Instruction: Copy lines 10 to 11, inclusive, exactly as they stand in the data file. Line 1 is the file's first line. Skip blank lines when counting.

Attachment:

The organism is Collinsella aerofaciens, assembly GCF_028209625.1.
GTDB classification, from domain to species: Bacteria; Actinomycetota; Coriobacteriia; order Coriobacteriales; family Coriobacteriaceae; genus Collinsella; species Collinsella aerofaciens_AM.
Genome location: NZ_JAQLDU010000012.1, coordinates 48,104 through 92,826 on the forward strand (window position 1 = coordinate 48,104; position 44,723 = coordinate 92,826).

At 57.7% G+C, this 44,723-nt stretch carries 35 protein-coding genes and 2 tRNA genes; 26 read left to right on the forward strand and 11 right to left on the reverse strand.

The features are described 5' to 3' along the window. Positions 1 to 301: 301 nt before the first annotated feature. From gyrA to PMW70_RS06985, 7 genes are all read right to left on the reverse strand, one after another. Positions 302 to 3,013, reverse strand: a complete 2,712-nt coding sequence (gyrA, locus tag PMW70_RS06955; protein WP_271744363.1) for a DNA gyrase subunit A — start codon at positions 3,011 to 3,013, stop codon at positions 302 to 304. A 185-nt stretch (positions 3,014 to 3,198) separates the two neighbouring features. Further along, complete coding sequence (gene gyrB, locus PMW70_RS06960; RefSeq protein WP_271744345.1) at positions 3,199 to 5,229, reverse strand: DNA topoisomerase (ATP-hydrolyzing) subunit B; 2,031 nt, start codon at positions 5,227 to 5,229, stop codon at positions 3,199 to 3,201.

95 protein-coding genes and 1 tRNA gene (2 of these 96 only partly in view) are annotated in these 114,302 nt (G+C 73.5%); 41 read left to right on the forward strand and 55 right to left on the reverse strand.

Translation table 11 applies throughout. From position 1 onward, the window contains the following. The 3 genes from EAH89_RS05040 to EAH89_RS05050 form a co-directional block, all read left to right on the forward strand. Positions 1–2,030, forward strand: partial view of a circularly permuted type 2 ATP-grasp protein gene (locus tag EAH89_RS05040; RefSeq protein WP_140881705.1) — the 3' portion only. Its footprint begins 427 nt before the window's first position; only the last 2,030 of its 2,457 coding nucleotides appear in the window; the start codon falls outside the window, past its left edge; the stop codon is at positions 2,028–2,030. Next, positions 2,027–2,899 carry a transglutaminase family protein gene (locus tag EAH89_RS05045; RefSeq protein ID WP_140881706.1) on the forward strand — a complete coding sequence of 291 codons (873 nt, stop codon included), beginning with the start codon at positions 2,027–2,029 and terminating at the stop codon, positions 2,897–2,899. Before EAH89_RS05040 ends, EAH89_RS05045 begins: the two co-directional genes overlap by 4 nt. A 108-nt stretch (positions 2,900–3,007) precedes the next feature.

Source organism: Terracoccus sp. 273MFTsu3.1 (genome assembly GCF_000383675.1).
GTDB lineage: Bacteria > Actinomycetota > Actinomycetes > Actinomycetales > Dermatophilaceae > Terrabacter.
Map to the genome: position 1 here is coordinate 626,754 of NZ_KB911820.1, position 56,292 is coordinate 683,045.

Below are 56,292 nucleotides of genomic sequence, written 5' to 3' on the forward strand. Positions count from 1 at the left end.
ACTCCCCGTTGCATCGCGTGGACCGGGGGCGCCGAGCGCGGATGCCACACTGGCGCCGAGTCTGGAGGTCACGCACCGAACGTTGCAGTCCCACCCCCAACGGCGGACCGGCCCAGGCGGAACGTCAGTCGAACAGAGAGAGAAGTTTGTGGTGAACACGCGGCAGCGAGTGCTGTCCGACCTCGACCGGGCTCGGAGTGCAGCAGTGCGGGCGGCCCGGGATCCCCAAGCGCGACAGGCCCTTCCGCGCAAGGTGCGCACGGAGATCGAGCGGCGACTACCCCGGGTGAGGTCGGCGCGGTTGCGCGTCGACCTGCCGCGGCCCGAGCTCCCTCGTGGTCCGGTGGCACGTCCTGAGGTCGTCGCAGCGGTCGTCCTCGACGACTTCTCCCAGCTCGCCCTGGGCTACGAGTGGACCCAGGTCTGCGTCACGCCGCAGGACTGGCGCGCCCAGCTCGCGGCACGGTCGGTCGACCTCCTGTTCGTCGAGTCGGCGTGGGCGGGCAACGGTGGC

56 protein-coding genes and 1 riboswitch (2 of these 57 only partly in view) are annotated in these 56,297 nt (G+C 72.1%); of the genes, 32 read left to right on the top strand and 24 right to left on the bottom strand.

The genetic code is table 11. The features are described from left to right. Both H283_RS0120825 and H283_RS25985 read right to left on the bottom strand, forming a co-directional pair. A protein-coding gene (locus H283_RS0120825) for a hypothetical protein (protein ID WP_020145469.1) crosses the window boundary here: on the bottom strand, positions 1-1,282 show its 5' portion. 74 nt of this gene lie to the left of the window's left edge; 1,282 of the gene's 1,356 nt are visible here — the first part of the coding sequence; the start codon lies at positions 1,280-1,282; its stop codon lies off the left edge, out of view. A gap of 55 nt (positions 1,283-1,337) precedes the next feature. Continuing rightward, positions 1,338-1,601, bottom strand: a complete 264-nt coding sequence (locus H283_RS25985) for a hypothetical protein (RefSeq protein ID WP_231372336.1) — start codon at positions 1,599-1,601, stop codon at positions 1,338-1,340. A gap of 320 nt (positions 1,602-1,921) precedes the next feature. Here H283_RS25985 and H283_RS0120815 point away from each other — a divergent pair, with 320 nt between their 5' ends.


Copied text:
Map to the genome: position 1 here is coordinate 626,754 of NZ_KB911820.1, position 56,292 is coordinate 683,045.

Below are 56,292 nucleotides of genomic sequence, written 5' to 3' on the forward strand. Positions count from 1 at the left end.